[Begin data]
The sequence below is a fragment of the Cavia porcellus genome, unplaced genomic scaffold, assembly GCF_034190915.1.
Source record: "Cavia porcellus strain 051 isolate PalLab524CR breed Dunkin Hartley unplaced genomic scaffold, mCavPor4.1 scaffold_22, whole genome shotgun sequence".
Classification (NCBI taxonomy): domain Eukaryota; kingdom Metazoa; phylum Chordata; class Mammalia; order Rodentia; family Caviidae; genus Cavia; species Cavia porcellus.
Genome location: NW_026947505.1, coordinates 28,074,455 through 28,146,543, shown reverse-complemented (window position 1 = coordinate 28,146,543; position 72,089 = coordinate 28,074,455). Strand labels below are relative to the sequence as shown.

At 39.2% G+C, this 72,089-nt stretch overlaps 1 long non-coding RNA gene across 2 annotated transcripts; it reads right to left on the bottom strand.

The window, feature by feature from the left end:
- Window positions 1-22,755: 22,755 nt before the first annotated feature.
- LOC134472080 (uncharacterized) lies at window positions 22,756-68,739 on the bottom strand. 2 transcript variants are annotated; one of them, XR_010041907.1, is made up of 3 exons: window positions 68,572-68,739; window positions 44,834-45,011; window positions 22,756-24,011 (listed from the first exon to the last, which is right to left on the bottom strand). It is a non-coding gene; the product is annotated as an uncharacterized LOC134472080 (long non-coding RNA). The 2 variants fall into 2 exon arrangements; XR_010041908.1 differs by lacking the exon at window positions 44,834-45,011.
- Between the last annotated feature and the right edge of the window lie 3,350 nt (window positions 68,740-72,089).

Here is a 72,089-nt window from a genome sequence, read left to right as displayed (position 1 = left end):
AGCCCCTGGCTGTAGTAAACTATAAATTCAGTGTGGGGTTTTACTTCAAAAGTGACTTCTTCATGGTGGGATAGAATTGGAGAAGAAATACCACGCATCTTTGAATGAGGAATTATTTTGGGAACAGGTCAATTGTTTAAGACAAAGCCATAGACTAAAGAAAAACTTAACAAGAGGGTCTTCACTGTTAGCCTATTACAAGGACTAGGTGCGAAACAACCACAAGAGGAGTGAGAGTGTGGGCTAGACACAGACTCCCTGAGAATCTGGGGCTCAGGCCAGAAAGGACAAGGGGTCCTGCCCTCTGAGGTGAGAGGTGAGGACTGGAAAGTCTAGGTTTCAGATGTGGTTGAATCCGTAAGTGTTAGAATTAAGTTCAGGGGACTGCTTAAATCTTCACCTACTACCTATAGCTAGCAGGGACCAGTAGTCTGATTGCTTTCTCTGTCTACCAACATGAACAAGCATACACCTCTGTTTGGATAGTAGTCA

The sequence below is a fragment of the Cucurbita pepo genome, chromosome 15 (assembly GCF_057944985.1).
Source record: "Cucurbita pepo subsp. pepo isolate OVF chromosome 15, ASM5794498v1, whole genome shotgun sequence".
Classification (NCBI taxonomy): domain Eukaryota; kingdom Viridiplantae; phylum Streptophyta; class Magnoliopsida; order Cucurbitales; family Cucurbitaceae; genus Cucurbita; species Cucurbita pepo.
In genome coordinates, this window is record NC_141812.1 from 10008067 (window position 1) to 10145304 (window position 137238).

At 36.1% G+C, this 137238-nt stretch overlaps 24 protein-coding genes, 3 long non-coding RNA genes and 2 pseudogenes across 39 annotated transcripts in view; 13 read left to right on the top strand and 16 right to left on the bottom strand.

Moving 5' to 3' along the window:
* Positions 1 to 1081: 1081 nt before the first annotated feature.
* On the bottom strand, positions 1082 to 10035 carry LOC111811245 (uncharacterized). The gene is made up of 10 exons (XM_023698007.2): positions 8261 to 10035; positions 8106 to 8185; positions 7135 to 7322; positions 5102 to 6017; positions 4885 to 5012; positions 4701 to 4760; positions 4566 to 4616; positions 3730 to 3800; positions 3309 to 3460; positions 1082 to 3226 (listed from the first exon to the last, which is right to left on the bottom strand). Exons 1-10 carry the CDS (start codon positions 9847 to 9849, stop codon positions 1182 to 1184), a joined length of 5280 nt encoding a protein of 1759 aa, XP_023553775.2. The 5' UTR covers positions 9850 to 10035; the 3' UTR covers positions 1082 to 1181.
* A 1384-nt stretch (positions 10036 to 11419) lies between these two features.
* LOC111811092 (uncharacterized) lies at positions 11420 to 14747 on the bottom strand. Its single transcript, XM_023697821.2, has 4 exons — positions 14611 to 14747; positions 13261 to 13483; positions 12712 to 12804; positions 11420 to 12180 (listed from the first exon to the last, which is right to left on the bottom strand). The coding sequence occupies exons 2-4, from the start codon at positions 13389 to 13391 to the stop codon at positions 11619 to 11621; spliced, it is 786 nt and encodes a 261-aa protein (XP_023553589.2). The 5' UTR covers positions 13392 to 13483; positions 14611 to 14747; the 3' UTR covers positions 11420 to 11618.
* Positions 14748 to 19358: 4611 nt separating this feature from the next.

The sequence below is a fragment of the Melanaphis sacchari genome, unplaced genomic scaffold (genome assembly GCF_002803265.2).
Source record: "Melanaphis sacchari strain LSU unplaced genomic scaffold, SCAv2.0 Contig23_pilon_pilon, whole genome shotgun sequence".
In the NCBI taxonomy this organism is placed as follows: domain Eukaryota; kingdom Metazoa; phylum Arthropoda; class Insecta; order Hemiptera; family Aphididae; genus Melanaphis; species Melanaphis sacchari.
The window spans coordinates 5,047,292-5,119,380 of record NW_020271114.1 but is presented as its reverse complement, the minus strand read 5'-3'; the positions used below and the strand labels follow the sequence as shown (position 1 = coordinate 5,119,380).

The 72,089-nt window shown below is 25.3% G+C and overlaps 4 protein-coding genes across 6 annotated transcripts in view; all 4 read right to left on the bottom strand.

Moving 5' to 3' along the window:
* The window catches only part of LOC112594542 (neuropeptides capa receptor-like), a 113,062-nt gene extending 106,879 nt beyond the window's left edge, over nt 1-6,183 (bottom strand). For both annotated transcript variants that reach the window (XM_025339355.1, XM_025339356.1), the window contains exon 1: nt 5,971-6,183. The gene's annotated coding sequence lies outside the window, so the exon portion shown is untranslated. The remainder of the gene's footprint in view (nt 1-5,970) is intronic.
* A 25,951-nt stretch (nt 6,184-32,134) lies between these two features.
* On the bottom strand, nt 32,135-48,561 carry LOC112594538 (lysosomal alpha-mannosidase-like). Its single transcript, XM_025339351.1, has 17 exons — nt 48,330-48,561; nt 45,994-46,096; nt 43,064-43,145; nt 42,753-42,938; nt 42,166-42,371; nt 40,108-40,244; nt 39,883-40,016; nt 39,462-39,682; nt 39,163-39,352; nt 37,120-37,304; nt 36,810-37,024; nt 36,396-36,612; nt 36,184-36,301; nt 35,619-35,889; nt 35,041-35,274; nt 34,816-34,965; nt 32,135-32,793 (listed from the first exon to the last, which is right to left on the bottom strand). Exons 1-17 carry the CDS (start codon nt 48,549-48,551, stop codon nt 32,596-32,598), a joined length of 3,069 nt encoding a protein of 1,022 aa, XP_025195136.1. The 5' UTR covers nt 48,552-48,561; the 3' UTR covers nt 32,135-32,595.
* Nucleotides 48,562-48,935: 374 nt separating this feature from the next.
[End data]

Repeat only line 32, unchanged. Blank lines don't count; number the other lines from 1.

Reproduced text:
* Nucleotides 48,562-48,935: 374 nt separating this feature from the next.